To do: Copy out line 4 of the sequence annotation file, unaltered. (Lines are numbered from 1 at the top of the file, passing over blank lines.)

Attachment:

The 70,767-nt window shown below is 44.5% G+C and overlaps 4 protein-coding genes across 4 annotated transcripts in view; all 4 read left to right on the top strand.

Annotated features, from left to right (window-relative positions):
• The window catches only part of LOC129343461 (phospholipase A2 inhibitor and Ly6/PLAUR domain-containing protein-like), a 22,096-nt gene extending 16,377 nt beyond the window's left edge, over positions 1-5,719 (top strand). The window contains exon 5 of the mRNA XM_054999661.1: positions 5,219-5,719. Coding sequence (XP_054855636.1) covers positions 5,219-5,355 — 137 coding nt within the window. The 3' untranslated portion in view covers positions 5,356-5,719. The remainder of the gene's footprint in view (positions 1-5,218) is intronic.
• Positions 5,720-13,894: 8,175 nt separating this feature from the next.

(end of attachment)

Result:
• Positions 5,720-13,894: 8,175 nt separating this feature from the next.